flicker effect

flicker effect

[′flik·ər i‚fekt]
(electronics)
Random variations in the output current of an electron tube having an oxide-coated cathode, due to random changes in cathode emission.

Flicker Effect

 

slow fluctuations of the electric currents and voltages in vacuum-tube and gas-filled electronic devices. Such fluctuations are caused by the vaporization of atoms of the cathode material, the diffusion of atoms from deep layers of the cathode to its surface, the bombardment of the cathode with positive ions, and structural changes in the cathode. The bombardment of the cathode with positive ions results in ion implantation and the formation of a layer of foreign atoms on the cathode’s surface. A space charge partially suppresses the flicker effect.

flicker effect

Nausea, dizziness, or vertigo that can be brought on by flickering at certain frequencies of a bright light source, such as sunlight or a strobe, when viewed through a rotating propeller or rotor blades.
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References in periodicals archive ?
An Off state measurement is used to obtain a background flicker effect, while an On State measurement is used to obtain the flicker responsibility of the load.
"There is going to be a flicker effect on our house and the drone noise will affect us."
Also, there is no "flicker effect'' caused by the rotation of the blades, as with horizontal-axis turbines.
Seance (1959), for example, provides one of the first cinematic examples of a flicker effect, predating the work of both Peter Kubelka and Tony Conrad.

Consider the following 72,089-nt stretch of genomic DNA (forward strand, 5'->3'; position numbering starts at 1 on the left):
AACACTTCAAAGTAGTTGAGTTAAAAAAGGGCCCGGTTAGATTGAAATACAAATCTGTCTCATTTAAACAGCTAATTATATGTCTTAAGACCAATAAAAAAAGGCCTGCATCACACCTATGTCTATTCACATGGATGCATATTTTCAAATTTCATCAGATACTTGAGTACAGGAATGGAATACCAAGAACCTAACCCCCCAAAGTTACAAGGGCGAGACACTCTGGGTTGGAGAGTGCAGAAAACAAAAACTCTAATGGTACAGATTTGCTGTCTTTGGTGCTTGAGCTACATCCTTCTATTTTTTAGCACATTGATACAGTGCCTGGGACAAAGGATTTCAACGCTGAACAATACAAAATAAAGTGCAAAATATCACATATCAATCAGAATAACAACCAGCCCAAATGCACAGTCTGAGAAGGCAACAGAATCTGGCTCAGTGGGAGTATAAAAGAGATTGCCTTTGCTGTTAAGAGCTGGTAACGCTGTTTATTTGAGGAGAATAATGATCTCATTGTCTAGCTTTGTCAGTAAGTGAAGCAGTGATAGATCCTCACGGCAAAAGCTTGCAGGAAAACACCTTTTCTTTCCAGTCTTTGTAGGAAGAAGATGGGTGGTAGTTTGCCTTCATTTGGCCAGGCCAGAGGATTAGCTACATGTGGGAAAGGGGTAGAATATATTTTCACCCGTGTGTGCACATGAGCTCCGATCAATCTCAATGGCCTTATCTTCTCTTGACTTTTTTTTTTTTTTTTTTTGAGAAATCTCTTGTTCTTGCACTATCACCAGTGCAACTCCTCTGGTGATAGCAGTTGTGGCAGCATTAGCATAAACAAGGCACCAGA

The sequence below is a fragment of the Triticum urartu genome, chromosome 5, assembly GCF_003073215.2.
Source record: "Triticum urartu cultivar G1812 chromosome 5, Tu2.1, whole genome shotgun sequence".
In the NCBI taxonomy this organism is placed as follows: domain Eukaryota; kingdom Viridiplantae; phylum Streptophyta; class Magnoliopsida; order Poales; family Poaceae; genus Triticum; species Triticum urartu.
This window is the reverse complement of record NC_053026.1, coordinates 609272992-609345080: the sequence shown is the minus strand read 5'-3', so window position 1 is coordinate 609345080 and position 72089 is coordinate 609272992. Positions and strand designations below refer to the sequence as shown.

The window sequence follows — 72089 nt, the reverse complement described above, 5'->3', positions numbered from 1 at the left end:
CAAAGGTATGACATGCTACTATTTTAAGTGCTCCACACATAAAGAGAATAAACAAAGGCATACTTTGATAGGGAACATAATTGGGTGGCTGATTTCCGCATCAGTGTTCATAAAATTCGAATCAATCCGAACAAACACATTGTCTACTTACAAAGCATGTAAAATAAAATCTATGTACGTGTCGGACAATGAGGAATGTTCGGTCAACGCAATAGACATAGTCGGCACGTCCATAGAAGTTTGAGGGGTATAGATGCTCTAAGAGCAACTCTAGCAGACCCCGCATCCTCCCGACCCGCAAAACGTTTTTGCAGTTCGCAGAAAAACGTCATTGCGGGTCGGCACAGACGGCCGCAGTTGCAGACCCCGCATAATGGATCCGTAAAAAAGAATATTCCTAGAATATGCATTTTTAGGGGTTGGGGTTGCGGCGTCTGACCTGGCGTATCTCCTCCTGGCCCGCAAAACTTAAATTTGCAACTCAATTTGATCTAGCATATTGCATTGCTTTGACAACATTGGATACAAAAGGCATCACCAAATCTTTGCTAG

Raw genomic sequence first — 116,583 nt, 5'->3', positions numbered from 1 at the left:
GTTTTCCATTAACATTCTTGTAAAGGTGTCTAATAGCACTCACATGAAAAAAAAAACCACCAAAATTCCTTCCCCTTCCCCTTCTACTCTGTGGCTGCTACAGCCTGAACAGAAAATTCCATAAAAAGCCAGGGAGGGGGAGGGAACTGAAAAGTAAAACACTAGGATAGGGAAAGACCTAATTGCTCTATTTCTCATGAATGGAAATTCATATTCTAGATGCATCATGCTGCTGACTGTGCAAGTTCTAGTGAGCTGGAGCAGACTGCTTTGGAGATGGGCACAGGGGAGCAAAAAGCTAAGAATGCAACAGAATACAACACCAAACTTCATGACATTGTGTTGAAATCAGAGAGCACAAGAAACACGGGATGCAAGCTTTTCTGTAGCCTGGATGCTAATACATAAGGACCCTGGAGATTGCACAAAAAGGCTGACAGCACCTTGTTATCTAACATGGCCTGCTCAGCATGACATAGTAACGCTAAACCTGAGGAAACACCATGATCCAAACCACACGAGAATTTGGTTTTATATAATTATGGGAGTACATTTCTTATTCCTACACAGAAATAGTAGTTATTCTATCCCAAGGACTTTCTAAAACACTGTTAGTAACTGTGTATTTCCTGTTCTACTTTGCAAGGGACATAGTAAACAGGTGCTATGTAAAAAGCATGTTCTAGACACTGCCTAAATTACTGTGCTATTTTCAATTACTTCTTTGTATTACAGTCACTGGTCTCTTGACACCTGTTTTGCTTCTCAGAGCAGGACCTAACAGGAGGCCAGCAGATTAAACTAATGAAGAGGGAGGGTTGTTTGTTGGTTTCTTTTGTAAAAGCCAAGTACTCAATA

A similarly priced Samsung model produced the same flicker effect. Distractions aside, the 3-D picture was clearer than expected and the action on the screen did appear very lifelike.
The yellow and purple contrast colours and asymmetrical design create a flicker effect when travelling through the air to make this the most visible ball in football.
The whole flicker effect has come a long way in the last decade.
The JVC AV-28X10 (100HZ Digipure Pro TV) cinematic flat screen TV scans the picture image twice the rate of a normal TV, supposedly "making the image smoother and reducing flicker effect".
Images on a CRT, on the other hand, need to be refreshed repeatedly, which produces the flicker effect.
Some researchers have stated flicker effect and harmonics to be in direct relation with each other [26], [27].
Other problems that have cropped up with wind power include angry abutters, who often object to a huge monopole being built near their homes; and the flicker effect, when sunlight, bouncing off those spinning turbine blades, creates a light-shadow-light pattern that can bother neighbors at certain times of day.